AHA 2021: E-cigarette users were found to have a 15% higher risk of a cerebrovascular accident at a younger age than those who smoked combustible tobacco cigarettes.
Adults who use e-cigarettes may be at risk for stroke at an age at least 10 years younger than those who smoke traditional cigarettes, according to new research.
The study, which will be presented during the American Heart Association (AHA) Scientific Sessions 2021 found that although stroke was more prevalent among combustible tobacco smokers, e-cigarette users had a 15% higher risk of a cerebrovascular event at a younger age, ie, at a median average age of 48 years for a first stroke among e-cigarette users vs age 59 years for traditional cigarette users, according to the study abstract.
For those who used both electronic and traditional cigarettes, study authors report, the average age for a first stroke was 50 years.
“The public needs to know that the safety of e-cigarettes have [sic] not been proved," said study co-lead author Urvish K. Patel, MD, MPH, research scholar and chief education officer in the department of public health and neurology at the Icahn School of Medicine at Mount Sinai in an AHA statement. New York City. E-cigarettes "should not be considered as an alternative to traditional smoking especially among people with existing risk factors such as history of heart attack, high blood pressure and high cholesterol."
As context for their study, Patel et al observe that use of tobacco is a known risk factor for stroke and other cardiovascular disease but that the relationship between e-cigarettes and stroke in particular is largely unknown.
To help expand the base of knowledge about a potential association, investigators used National Health and Nutrition Examination Survey data from 2015 to 2018 to identify adults aged 18 years or older who had a history of stroke as well as their smoking habits. A total of 79 825 fit these criteria. Among them, 7,756 (9.72%) used e-cigarettes; 48 625 (60.91%) used traditional cigarettes; and 23 444 (29.37%) used both.
When data were examined further, authors report, the overall prevalence of stroke was 5.41% with prevalence in specific smoking categories found higher among traditional smokers vs both e-cigarette and dual smokers (6.75% vs. 1.09% vs. 3.72%, respectively; p<.001). Compared with traditional smokers and those using both products, those using e-cigarettes were younger at first occurrence of stroke--median age 48 vs 50 vs 59 years, respectively; p<.001, according to the study abstract.
Within subgroups of participants, the researchers found that e-cigarette use was more common among women who experienced stroke (36.36%) than among those reporting traditional cigarette use (33.91%; p<.001).
They observed also that e-cigarette use was more common than traditional tobacco use among Mexican American participants (21.21% and 6.02%) and among non-Mexican American Hispanic participants (24.24% and 7.7%).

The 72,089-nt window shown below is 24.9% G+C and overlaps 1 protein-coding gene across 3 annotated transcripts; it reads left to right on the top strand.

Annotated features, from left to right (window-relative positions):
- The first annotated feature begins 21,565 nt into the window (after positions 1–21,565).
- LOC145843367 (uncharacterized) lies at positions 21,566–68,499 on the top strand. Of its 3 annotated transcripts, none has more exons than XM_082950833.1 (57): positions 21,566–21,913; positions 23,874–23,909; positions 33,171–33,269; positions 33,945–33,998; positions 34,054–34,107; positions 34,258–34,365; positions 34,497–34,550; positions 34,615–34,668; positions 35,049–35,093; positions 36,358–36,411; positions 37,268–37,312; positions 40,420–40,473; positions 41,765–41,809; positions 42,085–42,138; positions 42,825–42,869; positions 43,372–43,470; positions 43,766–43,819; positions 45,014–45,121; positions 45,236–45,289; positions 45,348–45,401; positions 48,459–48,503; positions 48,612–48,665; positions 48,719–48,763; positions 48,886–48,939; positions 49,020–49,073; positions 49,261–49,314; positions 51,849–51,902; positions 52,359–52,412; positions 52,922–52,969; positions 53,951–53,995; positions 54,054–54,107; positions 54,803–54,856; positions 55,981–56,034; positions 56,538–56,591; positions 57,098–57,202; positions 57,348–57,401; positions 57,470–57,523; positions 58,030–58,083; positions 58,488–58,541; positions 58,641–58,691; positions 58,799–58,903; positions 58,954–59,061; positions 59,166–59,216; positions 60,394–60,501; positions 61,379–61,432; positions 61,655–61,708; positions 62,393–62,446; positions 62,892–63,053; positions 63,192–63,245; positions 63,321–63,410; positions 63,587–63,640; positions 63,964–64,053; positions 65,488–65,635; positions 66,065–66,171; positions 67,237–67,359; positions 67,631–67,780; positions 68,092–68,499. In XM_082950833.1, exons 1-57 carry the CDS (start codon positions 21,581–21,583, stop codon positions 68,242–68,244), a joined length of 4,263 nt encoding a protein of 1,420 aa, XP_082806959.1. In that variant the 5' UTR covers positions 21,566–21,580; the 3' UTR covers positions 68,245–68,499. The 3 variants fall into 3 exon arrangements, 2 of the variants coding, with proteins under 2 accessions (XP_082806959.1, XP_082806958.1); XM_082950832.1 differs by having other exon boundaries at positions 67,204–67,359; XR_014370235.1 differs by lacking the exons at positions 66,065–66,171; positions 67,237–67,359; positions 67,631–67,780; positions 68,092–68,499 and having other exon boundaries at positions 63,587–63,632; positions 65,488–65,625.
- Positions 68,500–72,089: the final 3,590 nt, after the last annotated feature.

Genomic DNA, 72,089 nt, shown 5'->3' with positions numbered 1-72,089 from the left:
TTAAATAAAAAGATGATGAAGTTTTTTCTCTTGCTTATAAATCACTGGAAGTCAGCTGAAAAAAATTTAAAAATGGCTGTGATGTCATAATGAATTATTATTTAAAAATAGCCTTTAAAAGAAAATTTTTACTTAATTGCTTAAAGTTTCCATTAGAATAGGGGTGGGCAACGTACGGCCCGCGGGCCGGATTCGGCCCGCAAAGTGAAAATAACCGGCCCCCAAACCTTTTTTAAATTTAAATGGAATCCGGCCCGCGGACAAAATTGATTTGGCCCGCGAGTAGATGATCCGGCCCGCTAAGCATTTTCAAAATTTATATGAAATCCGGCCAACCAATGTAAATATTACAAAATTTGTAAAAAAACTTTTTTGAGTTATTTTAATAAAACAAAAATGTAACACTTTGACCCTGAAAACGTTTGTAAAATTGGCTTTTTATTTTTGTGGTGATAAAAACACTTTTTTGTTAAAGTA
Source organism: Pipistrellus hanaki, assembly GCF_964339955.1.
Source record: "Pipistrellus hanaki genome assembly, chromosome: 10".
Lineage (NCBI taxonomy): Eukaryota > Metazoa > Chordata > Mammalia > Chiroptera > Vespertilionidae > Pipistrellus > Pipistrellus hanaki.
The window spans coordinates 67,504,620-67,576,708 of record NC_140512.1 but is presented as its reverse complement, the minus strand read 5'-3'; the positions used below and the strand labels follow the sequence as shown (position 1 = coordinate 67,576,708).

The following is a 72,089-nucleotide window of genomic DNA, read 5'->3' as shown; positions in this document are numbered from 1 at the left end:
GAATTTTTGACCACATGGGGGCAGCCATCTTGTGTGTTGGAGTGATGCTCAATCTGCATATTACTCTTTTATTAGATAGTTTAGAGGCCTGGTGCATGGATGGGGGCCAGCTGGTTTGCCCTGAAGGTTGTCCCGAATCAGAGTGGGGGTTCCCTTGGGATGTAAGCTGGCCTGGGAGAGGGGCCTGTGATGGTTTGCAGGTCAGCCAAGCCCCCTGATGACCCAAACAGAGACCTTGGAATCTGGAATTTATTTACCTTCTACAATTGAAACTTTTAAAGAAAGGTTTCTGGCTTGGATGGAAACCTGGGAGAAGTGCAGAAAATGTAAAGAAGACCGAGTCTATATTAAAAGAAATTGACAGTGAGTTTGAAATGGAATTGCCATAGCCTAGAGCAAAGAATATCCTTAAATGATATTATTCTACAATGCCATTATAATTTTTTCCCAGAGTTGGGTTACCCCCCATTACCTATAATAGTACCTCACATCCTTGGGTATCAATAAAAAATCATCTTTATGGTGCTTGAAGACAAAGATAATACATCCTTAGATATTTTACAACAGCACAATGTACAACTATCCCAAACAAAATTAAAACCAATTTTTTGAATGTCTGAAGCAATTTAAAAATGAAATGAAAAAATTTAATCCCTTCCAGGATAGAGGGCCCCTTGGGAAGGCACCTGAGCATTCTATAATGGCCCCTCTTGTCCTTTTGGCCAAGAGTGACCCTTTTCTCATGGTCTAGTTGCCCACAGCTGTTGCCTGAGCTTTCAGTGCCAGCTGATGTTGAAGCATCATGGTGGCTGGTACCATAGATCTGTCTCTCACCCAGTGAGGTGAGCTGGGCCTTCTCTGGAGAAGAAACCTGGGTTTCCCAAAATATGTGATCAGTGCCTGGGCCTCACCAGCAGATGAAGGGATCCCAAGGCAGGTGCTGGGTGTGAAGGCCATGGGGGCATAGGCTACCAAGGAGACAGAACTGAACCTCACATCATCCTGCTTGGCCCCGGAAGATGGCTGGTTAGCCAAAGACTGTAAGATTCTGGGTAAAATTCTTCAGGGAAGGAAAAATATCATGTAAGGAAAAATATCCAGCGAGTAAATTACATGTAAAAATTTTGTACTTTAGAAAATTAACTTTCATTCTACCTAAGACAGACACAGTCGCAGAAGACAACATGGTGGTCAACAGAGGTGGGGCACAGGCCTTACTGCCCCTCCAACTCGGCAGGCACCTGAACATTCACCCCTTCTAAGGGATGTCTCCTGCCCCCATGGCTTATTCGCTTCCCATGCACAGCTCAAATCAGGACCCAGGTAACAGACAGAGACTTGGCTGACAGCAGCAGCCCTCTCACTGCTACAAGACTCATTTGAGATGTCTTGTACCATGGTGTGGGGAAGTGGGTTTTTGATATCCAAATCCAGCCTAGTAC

In multivariable logistic regression analysis, the odds of having a history of stroke were higher among e-cigarette users compared to traditional smokers (adjusted odds ratio:1.15; 95% confidence interval: 1.15-1.16; p<.001)
Young adults at high risk
Chemicals other than nicotine found in both electronic and traditional tobacco products reduce blood vessel strength, predisposing the environment to clot formation and further blood vessel damage over time and increases risk for both ischemic and hemorrhagic stroke, said Karen L. Furie, MD, MPH, an AHA volunteer expert and chair of the Department of Neurology at Brown University's Warren Alpert Medical School, in the AHA statement. “It's quite possible that exposure at a younger age may cause irreversible damage to blood vessels throughout the body and particularly in the brain,” added Furie. “I think it's important that young people understand that e-cigarettes are not a safe alternative.”
“These findings have clear implications for physicians, health care policymakers and tobacco product regulatory authorities who are advocating for new regulations on e-cigarette access, sales and marketing,” said co-lead author, Neel Patel, MD, a research scholar in the department of public health at the Icahn School of Medicine at Mount Sinai in New York City. “People need to be warned that e-cigarettes should not be promoted as an alternative option to smoking traditional, combustible cigarettes.”
A limitation to the study, notes the AHA statement, is the absence of data on type or severity of strokes experienced.
More prospective studies are needed, the authors say, to better evaluate the long-term effects and safety of e-cigarettes and to mitigate the potential for cardio- and cerebrovascular disorders.
Reference: Patel N, Patel U, Khurana M, et al. Relationship between e-cigarette smoking and stroke – a NHANES study. Presented at the American Heart Association Scientific Sessions 2021, November 13-15, 2021, held online.